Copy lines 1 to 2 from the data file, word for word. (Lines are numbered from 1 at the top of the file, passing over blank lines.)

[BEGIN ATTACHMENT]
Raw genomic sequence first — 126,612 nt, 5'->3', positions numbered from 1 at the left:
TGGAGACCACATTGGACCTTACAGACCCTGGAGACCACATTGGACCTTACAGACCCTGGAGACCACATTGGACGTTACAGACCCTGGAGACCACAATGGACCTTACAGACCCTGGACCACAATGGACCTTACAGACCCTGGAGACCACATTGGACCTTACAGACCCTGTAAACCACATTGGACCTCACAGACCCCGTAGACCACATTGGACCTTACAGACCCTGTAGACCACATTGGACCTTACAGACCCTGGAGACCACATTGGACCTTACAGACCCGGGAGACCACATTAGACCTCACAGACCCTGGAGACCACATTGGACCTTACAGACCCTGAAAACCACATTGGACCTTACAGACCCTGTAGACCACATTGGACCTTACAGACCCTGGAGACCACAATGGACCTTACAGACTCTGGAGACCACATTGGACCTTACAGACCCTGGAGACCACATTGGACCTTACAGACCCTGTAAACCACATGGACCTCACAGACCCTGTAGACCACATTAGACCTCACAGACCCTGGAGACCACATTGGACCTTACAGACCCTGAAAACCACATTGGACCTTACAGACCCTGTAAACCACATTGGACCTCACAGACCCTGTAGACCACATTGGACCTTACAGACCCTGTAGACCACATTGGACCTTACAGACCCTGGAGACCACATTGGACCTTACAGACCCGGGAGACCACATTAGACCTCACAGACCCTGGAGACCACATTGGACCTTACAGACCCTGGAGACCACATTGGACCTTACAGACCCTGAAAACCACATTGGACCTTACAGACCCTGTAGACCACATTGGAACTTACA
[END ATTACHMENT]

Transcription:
Raw genomic sequence first — 126,612 nt, 5'->3', positions numbered from 1 at the left:
TGGAGACCACATTGGACCTTACAGACCCTGGAGACCACATTGGACCTTACAGACCCTGGAGACCACATTGGACGTTACAGACCCTGGAGACCACAATGGACCTTACAGACCCTGGACCACAATGGACCTTACAGACCCTGGAGACCACATTGGACCTTACAGACCCTGTAAACCACATTGGACCTCACAGACCCCGTAGACCACATTGGACCTTACAGACCCTGTAGACCACATTGGACCTTACAGACCCTGGAGACCACATTGGACCTTACAGACCCGGGAGACCACATTAGACCTCACAGACCCTGGAGACCACATTGGACCTTACAGACCCTGAAAACCACATTGGACCTTACAGACCCTGTAGACCACATTGGACCTTACAGACCCTGGAGACCACAATGGACCTTACAGACTCTGGAGACCACATTGGACCTTACAGACCCTGGAGACCACATTGGACCTTACAGACCCTGTAAACCACATGGACCTCACAGACCCTGTAGACCACATTAGACCTCACAGACCCTGGAGACCACATTGGACCTTACAGACCCTGAAAACCACATTGGACCTTACAGACCCTGTAAACCACATTGGACCTCACAGACCCTGTAGACCACATTGGACCTTACAGACCCTGTAGACCACATTGGACCTTACAGACCCTGGAGACCACATTGGACCTTACAGACCCGGGAGACCACATTAGACCTCACAGACCCTGGAGACCACATTGGACCTTACAGACCCTGGAGACCACATTGGACCTTACAGACCCTGAAAACCACATTGGACCTTACAGACCCTGTAGACCACATTGGAACTTACA